There have been calls in the United States, European Union and India to amend competition policies keeping social justice and public interest considerations in mind. However, the term’ public interest’ in the proposed amendment creates ambiguity and does little to actually protect the public’s interests. The South African experience is often considered an example of an effective public interest centric merger control landscape. For instance, while assessing whether or not a merger is likely to prevent or lessen competition, the Commission has to determine whether the merger can or cannot be justified on public interest grounds, including the merger’s effect on the ability of small and medium businesses controlled or owned by historically disadvantaged persons to effectively enter into, participate in or expand within the market.
A clear delineation of ‘public interest considerations’ within the merger control mechanism has practically allowed the country to protect its populace. For instance, In June 2021, the Commission blocked the proposed acquisition of Burger King South Africa by a private equity fund, ECP Africa, primarily on the basis that the merger would lead to a significant reduction in the shareholding of historically disadvantaged persons in the target firm, from more than 68% to 0%. The Indian amendment has failed to define public interest or provide basic principles that the government may consider while determining its scope. The same is likely to result in thresholds prescribed based on subjective parameters and a digital market ecosystem uncertain how data their processing activities will be affected by updated criteria.
Further, the proposed amendment dilutes the powers of the CCI and provides the Central Government disproportionate authority to regulate the merger control thresholds. Other proposed amendments in the Bill have also provided the Central Government more power. For instance, the Bill proposes the formation of a governing board which will be constituted largely of, in addition to members of the CCI, members either from central ministries or appointed by the Central government. The board has been given wide-ranging powers, including powers of general superintendence, direction and management of the affairs of the CCI. The government and the CCI have also received criticism from multiple quarters for failing to investigate transactions in digital markets due to an ineffective merger control landscape. In the backdrop of consistent criticism and a Bill amplifying the government’s involvement in CCI affairs, providing the Central Government with the power to prescribe criteria for notifying transactions is a worrying development. At the very least, it will lead to apprehensions among industry stakeholders about the legitimacy of additional criteria for thresholds that the Central Government may prescribe.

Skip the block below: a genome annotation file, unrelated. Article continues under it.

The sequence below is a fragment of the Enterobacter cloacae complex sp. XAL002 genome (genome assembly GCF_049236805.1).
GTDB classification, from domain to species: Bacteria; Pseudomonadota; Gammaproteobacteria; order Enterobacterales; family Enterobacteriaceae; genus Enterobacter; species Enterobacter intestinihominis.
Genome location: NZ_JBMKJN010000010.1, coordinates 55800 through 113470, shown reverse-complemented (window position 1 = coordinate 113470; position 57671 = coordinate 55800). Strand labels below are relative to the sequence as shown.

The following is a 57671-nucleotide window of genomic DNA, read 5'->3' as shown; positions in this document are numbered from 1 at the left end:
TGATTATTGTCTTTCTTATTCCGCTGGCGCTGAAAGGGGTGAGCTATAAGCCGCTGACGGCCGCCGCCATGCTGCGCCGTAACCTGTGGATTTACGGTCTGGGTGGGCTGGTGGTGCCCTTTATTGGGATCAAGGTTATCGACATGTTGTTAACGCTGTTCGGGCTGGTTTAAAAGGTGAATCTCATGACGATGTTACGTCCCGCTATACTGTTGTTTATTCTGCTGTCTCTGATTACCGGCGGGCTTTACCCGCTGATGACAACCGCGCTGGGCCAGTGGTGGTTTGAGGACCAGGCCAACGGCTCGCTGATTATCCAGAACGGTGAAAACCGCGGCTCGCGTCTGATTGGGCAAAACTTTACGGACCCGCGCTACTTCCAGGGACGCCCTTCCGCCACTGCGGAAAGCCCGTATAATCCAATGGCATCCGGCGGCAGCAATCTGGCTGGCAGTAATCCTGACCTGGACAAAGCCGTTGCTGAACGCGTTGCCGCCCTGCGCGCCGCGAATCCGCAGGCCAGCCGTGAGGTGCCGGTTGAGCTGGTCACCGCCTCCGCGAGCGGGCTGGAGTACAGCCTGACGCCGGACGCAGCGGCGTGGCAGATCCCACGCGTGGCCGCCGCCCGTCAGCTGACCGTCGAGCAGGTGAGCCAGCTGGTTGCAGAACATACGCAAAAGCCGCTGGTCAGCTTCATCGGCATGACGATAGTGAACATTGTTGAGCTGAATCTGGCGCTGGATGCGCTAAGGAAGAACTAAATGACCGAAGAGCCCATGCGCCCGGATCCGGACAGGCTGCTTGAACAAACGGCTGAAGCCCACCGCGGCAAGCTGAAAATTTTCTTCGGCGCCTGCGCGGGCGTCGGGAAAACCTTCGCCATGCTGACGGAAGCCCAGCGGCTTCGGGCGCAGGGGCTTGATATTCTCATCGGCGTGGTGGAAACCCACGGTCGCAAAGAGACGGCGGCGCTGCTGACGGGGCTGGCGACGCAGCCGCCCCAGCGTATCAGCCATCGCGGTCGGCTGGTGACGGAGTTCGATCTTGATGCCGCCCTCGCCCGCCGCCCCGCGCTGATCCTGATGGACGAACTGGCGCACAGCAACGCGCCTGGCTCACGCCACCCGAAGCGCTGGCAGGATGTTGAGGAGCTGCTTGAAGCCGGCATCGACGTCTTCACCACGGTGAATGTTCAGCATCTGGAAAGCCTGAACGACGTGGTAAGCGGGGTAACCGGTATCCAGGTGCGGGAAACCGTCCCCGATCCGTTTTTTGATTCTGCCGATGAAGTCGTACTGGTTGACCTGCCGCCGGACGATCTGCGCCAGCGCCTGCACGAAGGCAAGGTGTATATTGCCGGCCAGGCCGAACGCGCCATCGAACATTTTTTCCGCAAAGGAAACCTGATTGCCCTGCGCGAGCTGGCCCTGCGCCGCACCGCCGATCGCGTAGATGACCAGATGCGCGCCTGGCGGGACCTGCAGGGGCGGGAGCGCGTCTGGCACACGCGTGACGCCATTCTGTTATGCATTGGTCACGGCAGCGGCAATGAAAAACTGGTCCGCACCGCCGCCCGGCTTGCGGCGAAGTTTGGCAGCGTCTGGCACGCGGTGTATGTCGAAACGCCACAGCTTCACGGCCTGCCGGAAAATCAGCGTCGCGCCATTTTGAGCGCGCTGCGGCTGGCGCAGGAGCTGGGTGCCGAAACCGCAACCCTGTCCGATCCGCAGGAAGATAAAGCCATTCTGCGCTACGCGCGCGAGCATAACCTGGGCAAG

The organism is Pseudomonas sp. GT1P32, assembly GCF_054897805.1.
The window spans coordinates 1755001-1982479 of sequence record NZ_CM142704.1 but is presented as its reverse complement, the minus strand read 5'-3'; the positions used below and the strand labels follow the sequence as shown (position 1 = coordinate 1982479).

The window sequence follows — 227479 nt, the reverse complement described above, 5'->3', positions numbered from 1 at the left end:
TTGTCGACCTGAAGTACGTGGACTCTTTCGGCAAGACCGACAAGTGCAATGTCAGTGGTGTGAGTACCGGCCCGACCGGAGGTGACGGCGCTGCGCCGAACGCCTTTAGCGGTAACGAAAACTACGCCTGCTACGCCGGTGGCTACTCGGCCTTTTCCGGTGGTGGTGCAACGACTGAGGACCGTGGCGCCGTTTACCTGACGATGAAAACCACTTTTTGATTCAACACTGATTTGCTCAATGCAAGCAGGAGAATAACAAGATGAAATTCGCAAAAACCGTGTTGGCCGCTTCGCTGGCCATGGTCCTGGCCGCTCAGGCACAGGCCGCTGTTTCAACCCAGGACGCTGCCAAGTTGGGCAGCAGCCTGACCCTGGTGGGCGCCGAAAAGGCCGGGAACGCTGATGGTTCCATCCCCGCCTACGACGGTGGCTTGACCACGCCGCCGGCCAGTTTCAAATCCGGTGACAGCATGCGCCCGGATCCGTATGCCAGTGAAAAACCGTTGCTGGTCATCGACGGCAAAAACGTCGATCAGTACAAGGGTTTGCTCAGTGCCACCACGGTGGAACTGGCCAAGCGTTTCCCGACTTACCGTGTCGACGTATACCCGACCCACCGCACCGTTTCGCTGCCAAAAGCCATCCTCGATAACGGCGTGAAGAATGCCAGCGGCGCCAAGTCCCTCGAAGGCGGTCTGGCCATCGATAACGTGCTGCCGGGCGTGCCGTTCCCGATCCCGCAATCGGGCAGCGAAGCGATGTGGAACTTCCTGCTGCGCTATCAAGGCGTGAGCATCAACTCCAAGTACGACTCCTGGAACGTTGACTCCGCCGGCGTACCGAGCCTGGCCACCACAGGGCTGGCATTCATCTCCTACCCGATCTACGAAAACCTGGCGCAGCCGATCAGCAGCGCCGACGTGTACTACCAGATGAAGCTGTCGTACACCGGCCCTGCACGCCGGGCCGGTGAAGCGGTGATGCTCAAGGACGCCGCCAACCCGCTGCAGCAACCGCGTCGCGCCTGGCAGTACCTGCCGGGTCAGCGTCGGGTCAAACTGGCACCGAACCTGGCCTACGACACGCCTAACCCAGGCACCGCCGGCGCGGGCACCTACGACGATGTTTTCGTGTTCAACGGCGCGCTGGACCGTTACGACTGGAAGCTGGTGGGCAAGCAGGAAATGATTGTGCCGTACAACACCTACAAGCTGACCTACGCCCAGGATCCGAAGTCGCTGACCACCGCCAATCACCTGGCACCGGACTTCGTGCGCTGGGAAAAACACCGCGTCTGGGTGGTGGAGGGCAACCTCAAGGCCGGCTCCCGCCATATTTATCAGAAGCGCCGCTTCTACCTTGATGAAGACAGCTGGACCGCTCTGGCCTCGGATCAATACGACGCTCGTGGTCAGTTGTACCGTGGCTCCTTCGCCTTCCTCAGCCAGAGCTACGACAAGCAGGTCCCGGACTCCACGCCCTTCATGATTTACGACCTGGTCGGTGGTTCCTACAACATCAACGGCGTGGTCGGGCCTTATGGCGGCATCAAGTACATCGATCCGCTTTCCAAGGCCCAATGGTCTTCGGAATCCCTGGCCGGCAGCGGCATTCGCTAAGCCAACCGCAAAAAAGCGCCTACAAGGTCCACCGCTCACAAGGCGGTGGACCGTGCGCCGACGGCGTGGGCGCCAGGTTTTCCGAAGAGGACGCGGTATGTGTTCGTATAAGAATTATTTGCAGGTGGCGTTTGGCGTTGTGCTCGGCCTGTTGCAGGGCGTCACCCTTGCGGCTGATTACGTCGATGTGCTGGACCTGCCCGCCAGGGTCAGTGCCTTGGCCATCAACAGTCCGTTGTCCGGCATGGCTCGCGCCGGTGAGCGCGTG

In order to ensure that big data mergers do not lead to anti-competitive effects and tech companies are not faced with inefficient and vague compliance requirements, substantial changes to the competitive landscape are required. Incorporating the ‘size of transaction’ test or empowering the CCI to review transactions that do not cross-jurisdictional thresholds may be considered. If the amendment is passed in its current form, the Central Government should, in consultation with the CCI, publish parameters based on which criteria of merger control thresholds will be prescribed.
 Sarah Vizard, ‘Tesco buys into big data to make marketing more personalised’ (2014), Marketing Week, available at https://www.marketingweek.com/tesco-buys-into-big-data-to-make-marketing-more-personalised/ (last accessed 15 March 2020)
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 Dr. Frank Rohling, ‘Germany merger control update: New merger control threshold will take into account the size of the transaction’ (2019), Freshfields, available at https://www.freshfields.com/en-us/our-thinking/campaigns/digital/media–internet/germany-merger-control-update/ (last accessed 21 March 2020).
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 Helena Wasserman, ‘Sale of Burger King South Africa blocked over lack of black ownership’, News24 (2021), available at https://www.news24.com/fin24/Companies/sale-of-burger-king-south-africa-blocked-over-lack-of-black-ownership-20210601